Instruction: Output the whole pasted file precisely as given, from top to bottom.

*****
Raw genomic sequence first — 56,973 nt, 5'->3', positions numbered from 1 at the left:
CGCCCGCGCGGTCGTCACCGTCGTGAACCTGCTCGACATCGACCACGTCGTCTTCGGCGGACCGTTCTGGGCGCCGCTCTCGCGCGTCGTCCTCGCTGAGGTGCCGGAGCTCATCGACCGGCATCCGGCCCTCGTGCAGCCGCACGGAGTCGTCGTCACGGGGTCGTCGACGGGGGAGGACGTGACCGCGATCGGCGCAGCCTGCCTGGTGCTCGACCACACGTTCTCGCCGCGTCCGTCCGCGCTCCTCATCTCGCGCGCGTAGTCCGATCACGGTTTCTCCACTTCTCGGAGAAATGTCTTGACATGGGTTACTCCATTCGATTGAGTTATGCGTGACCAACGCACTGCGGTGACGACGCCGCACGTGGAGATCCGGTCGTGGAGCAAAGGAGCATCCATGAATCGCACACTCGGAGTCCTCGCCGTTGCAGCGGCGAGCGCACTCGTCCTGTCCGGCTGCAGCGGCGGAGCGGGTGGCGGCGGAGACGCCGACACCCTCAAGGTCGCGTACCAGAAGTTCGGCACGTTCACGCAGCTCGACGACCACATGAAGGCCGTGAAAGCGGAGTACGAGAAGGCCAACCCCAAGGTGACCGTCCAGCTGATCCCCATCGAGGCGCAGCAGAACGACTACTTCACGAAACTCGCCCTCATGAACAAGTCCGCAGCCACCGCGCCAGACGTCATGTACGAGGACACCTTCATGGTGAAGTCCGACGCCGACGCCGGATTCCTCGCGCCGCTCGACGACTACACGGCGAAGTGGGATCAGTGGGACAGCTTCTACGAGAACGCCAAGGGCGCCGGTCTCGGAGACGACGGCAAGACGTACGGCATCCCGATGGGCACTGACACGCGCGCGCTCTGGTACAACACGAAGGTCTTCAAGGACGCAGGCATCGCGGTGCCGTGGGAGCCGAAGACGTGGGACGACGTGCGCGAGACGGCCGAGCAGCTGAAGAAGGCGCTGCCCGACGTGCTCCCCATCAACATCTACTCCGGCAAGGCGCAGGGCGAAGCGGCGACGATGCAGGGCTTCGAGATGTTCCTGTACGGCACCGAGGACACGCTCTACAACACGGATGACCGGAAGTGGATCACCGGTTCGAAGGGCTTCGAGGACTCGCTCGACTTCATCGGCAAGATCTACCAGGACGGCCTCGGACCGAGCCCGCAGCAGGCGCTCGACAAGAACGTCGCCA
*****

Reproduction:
Raw genomic sequence first — 56,973 nt, 5'->3', positions numbered from 1 at the left:
CGCCCGCGCGGTCGTCACCGTCGTGAACCTGCTCGACATCGACCACGTCGTCTTCGGCGGACCGTTCTGGGCGCCGCTCTCGCGCGTCGTCCTCGCTGAGGTGCCGGAGCTCATCGACCGGCATCCGGCCCTCGTGCAGCCGCACGGAGTCGTCGTCACGGGGTCGTCGACGGGGGAGGACGTGACCGCGATCGGCGCAGCCTGCCTGGTGCTCGACCACACGTTCTCGCCGCGTCCGTCCGCGCTCCTCATCTCGCGCGCGTAGTCCGATCACGGTTTCTCCACTTCTCGGAGAAATGTCTTGACATGGGTTACTCCATTCGATTGAGTTATGCGTGACCAACGCACTGCGGTGACGACGCCGCACGTGGAGATCCGGTCGTGGAGCAAAGGAGCATCCATGAATCGCACACTCGGAGTCCTCGCCGTTGCAGCGGCGAGCGCACTCGTCCTGTCCGGCTGCAGCGGCGGAGCGGGTGGCGGCGGAGACGCCGACACCCTCAAGGTCGCGTACCAGAAGTTCGGCACGTTCACGCAGCTCGACGACCACATGAAGGCCGTGAAAGCGGAGTACGAGAAGGCCAACCCCAAGGTGACCGTCCAGCTGATCCCCATCGAGGCGCAGCAGAACGACTACTTCACGAAACTCGCCCTCATGAACAAGTCCGCAGCCACCGCGCCAGACGTCATGTACGAGGACACCTTCATGGTGAAGTCCGACGCCGACGCCGGATTCCTCGCGCCGCTCGACGACTACACGGCGAAGTGGGATCAGTGGGACAGCTTCTACGAGAACGCCAAGGGCGCCGGTCTCGGAGACGACGGCAAGACGTACGGCATCCCGATGGGCACTGACACGCGCGCGCTCTGGTACAACACGAAGGTCTTCAAGGACGCAGGCATCGCGGTGCCGTGGGAGCCGAAGACGTGGGACGACGTGCGCGAGACGGCCGAGCAGCTGAAGAAGGCGCTGCCCGACGTGCTCCCCATCAACATCTACTCCGGCAAGGCGCAGGGCGAAGCGGCGACGATGCAGGGCTTCGAGATGTTCCTGTACGGCACCGAGGACACGCTCTACAACACGGATGACCGGAAGTGGATCACCGGTTCGAAGGGCTTCGAGGACTCGCTCGACTTCATCGGCAAGATCTACCAGGACGGCCTCGGACCGAGCCCGCAGCAGGCGCTCGACAAGAACGTCGCCA